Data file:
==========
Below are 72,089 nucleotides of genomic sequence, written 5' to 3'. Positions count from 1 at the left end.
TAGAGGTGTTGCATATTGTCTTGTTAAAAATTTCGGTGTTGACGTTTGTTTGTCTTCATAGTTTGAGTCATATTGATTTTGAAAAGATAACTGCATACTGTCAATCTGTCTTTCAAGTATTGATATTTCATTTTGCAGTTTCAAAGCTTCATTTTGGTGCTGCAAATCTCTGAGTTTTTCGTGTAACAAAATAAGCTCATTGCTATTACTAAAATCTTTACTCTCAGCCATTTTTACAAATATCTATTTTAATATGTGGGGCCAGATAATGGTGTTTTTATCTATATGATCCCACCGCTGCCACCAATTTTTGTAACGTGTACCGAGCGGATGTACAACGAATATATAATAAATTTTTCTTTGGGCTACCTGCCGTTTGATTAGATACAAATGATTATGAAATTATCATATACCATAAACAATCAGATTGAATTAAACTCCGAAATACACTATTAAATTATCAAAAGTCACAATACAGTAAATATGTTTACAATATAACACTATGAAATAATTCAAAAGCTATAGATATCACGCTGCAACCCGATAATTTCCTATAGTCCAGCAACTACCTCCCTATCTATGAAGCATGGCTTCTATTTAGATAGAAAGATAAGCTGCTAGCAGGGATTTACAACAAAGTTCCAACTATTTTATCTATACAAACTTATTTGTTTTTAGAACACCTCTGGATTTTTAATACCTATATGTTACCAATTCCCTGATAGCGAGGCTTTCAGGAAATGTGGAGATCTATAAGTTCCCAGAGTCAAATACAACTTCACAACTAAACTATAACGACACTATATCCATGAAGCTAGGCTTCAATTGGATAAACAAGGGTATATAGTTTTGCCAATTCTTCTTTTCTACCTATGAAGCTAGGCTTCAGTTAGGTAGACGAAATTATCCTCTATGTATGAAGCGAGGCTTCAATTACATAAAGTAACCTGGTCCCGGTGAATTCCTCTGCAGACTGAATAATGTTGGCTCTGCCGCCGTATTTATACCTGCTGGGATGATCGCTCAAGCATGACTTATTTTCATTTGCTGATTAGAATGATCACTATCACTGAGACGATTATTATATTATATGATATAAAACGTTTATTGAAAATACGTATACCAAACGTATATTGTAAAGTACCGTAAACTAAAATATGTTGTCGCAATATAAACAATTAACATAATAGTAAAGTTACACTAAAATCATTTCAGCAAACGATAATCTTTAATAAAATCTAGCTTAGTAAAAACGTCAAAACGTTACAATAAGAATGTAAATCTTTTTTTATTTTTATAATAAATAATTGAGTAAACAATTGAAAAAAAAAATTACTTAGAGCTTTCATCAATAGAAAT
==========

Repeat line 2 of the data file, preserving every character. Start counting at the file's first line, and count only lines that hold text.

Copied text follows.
TAGAGGTGTTGCATATTGTCTTGTTAAAAATTTCGGTGTTGACGTTTGTTTGTCTTCATAGTTTGAGTCATATTGATTTTGAAAAGATAACTGCATACTGTCAATCTGTCTTTCAAGTATTGATATTTCATTTTGCAGTTTCAAAGCTTCATTTTGGTGCTGCAAATCTCTGAGTTTTTCGTGTAACAAAATAAGCTCATTGCTATTACTAAAATCTTTACTCTCAGCCATTTTTACAAATATCTATTTTAATATGTGGGGCCAGATAATGGTGTTTTTATCTATATGATCCCACCGCTGCCACCAATTTTTGTAACGTGTACCGAGCGGATGTACAACGAATATATAATAAATTTTTCTTTGGGCTACCTGCCGTTTGATTAGATACAAATGATTATGAAATTATCATATACCATAAACAATCAGATTGAATTAAACTCCGAAATACACTATTAAATTATCAAAAGTCACAATACAGTAAATATGTTTACAATATAACACTATGAAATAATTCAAAAGCTATAGATATCACGCTGCAACCCGATAATTTCCTATAGTCCAGCAACTACCTCCCTATCTATGAAGCATGGCTTCTATTTAGATAGAAAGATAAGCTGCTAGCAGGGATTTACAACAAAGTTCCAACTATTTTATCTATACAAACTTATTTGTTTTTAGAACACCTCTGGATTTTTAATACCTATATGTTACCAATTCCCTGATAGCGAGGCTTTCAGGAAATGTGGAGATCTATAAGTTCCCAGAGTCAAATACAACTTCACAACTAAACTATAACGACACTATATCCATGAAGCTAGGCTTCAATTGGATAAACAAGGGTATATAGTTTTGCCAATTCTTCTTTTCTACCTATGAAGCTAGGCTTCAGTTAGGTAGACGAAATTATCCTCTATGTATGAAGCGAGGCTTCAATTACATAAAGTAACCTGGTCCCGGTGAATTCCTCTGCAGACTGAATAATGTTGGCTCTGCCGCCGTATTTATACCTGCTGGGATGATCGCTCAAGCATGACTTATTTTCATTTGCTGATTAGAATGATCACTATCACTGAGACGATTATTATATTATATGATATAAAACGTTTATTGAAAATACGTATACCAAACGTATATTGTAAAGTACCGTAAACTAAAATATGTTGTCGCAATATAAACAATTAACATAATAGTAAAGTTACACTAAAATCATTTCAGCAAACGATAATCTTTAATAAAATCTAGCTTAGTAAAAACGTCAAAACGTTACAATAAGAATGTAAATCTTTTTTTATTTTTATAATAAATAATTGAGTAAACAATTGAAAAAAAAAATTACTTAGAGCTTTCATCAATAGAAAT